Opposition. The Hon. Shelton Ranaraja, though a junior Minister and a Member of the Government, refused to vote in support of that Motion. He conveyed his unwillingness to act against his conscience to his leadership and I think his leadership, recognizing the Hon. Shelton Ranaraja’s character, would not permit a compromise against his conviction, relented, and the Hon. Shelton Ranaraja was able to refrain on that Vote though there was a compulsion for all the Government Members to vote in support of the Motion. I can well remember the Hon. Shelton Ranaraja refused to support that Motion and he refrained from voting, much to the chagrin of some of
his Colleagues, who were falling over each other to be even more Catholic than the Bishop and support that Motion. They castigated Mr. Amirthalingam for duly
performing his duties as an elected Member of Parliament of the Tamil people. I can recall that there were some horrible speeches made. They wanted Mr. Amirthalingam
taken to the Galle Face Green. They wanted him dismembered into two pieces by administering some crude punishment that used to be administered by the monarchy in ancient times. The Hon. Shelton Ranaraja stood out with courage and he remained steadfast to his conviction that he could not support any such Motion. There was the anti-Tamil pogrom or perhaps, more appropriately I would call it the anti-Tamil holocaust of July 1983, following which the Sixth Amendment to the Constitution was enacted. When the violence broke out in Colombo, we were in Mannar for our Party Convention. Many of us wanted to come to Colombo. We were advised by the highest people in the Government that it would even be unsafe for us to come to Colombo and we were advised not to come to Colombo. Most of the Members of Parliament of my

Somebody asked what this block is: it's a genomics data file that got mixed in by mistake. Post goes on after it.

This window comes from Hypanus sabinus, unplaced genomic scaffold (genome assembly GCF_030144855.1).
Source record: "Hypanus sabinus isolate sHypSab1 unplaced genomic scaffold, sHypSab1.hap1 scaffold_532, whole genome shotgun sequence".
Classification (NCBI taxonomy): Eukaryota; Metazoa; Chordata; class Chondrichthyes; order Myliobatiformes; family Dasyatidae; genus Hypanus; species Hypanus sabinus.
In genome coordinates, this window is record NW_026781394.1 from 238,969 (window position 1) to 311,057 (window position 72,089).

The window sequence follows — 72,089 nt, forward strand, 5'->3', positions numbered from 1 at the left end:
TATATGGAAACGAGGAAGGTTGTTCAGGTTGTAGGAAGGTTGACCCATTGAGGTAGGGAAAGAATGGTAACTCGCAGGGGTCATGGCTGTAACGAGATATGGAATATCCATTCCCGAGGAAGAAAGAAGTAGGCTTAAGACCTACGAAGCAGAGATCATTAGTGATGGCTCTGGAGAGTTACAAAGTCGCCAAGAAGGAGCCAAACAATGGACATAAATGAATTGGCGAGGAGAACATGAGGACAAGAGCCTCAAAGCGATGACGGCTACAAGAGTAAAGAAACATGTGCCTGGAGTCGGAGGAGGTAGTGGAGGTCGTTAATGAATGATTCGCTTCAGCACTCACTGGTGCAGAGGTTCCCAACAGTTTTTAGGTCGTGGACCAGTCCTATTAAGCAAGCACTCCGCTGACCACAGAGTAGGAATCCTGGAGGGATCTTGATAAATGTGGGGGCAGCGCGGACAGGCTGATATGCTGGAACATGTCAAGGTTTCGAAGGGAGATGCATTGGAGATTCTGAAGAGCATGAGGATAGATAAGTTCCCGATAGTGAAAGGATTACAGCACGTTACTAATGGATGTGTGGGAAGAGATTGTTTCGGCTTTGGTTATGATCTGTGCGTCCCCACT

party did not attend Parliament after July, 1983. I had not attended Parliament from June 1983, on account of some events that took place in my own district. It was at this time that India’s good offices were offered to resolve the conflict in Sri Lanka. Such good offices have been accepted and the late Mr. G. Parathasarathy came to Sri Lanka for the first time as Prime Minister Indira Gandhi’s Special Envoy in the last week of August, 1983. Mr. Amirthalingam and I who happened to be in India also came down from India and to ensure our security, we were accommodated in a high-security bungalow somewhere around Wijerama Mawatha. I can vividly recall that our good Friend, the Hon. Shelton Ranaraja came to see us. He was gravely concerned that the threemonth period of absence was running out and that I, not having attended Parliament from June 1983, would probably lose my Seat in a few weeks unless leave was applied for me and thereafter for the others too. He wanted to be sure that we would continue to be represented in Parliament despite the Sixth Amendment and offered to apply for leave on my behalf and later on for the others. I declined. I refused to give him my consent. Consequently, I lost my Seat in a short while
thereafter and so did the other Members of Parliament of the TULF in due course.